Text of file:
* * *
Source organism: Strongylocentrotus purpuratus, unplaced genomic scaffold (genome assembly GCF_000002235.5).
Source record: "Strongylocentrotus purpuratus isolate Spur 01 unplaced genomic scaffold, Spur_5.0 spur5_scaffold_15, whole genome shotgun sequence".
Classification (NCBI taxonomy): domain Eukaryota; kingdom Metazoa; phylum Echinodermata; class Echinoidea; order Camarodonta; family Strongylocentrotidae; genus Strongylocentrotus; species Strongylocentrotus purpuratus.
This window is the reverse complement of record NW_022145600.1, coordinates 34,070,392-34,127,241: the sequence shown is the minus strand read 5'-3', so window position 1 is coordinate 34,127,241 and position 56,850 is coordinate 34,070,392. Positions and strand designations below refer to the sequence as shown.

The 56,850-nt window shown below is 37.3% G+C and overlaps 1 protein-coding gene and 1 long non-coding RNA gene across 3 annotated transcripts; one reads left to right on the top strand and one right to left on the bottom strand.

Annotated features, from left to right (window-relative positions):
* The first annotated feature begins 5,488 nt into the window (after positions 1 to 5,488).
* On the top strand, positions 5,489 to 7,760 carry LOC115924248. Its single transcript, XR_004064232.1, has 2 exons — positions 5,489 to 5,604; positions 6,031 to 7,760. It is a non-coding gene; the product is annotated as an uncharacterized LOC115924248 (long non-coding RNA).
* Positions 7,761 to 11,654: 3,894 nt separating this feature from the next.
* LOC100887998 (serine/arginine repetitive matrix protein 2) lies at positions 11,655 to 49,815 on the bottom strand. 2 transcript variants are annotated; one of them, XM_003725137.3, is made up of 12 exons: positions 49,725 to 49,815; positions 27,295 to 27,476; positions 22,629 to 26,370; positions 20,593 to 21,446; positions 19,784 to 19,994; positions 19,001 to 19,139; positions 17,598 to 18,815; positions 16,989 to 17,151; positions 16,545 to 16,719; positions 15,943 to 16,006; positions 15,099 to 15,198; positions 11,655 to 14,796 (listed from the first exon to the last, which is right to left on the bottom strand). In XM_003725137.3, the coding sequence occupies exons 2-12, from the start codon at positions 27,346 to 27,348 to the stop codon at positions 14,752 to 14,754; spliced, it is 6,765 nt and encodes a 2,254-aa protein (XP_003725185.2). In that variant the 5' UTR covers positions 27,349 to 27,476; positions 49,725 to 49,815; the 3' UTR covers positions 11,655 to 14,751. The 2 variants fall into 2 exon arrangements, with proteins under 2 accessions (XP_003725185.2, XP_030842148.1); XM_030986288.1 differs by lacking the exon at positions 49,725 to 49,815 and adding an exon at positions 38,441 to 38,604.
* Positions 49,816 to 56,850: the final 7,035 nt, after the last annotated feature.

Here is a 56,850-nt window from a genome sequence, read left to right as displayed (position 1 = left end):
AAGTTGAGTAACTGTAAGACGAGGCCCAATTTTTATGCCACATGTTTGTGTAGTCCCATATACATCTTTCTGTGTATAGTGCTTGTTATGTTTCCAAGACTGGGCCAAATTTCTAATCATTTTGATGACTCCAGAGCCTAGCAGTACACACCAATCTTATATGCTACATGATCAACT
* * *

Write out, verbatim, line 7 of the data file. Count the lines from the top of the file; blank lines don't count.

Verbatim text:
* The first annotated feature begins 5,488 nt into the window (after positions 1 to 5,488).